Every week, new patients present to my Chicago area office, with pain in one of their joints. And often there is pain in many joints.
Pain in multiple joints can be an autoimmune arthritis, systemic inflammation or side effects from medications, while pain in one or two joints is most likely due to wear and tear on the ligaments, tendons or cartilage.
It is very common for athletes and people in their 40’s and up to experience some form of joint pain from time to time. Often over use or repetition, can lead to tendonitis, most commonly, pain from overstretched tendons.
The mistake most people make is to take daily anti-inflammatories (NSAIDS) or to receive steroid injections. The issue is not inflammation per se, but rather, lack of a strong inflammatory response. Tendons, ligaments and cartilage have poor blood supply and the inflammatory response is often not strong enough to bring enough blood flow and hence oxygen and growth factors to the area.
Often what poorly-infused tissue needs is a push. The push can be thru an electrical signal such as SCENAR or it can be thru injection of a mild irritant, also called Prolotherapy. Prolotherapy uses mild irritants such as dextrose (sugar) or even pummice.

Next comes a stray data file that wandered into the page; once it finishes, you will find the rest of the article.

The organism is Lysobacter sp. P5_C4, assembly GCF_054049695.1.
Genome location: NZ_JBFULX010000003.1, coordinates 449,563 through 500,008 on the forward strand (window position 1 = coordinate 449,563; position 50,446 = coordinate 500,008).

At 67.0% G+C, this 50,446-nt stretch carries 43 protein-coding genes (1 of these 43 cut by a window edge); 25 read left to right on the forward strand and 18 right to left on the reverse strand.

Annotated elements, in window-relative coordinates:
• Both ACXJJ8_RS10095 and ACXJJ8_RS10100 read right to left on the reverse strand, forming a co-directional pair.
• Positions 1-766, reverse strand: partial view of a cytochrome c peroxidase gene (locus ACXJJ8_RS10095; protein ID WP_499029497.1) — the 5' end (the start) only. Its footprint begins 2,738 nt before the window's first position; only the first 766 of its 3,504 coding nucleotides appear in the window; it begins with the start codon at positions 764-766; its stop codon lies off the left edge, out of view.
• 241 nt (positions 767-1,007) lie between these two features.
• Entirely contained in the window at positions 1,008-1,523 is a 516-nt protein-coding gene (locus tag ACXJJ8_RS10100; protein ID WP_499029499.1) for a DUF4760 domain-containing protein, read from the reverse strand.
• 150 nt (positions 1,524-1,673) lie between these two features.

I like to evaluate each patient’s situation carefully in order to decide the plan of action. SCENAR is almost always necessary and many times injecting dextrose helps create some well needed inflammation. What the injection does, is to promote blood flow including platelets which are rich with growth factors and oxygen.
The mainstream accepted treatment of joint pain is actually pulling the joint away from a corrective healing response by suppressing an inflammatory response. It is true that eventually, the inflammation needs to be replaces with a shift to a restorative phase.
However, this shift is in the autonomic nervous system (ANS), and not a local one.
The main reason patients can not recover from an injury is because their ANS is stuck in acute fight and flight tone. Once that is switched off with SCENAR, healing begins.
Prolotherapy is just another way to speed up the healing by increasing growth factors to the area.
Next time your doctor or trainer tells you to take NSAIDS or recommends a steroid injection, think twice. Steroids actually increase the chance of spontaneous rupture by thinning out tissue and reducing growth factors and oxygen to the area.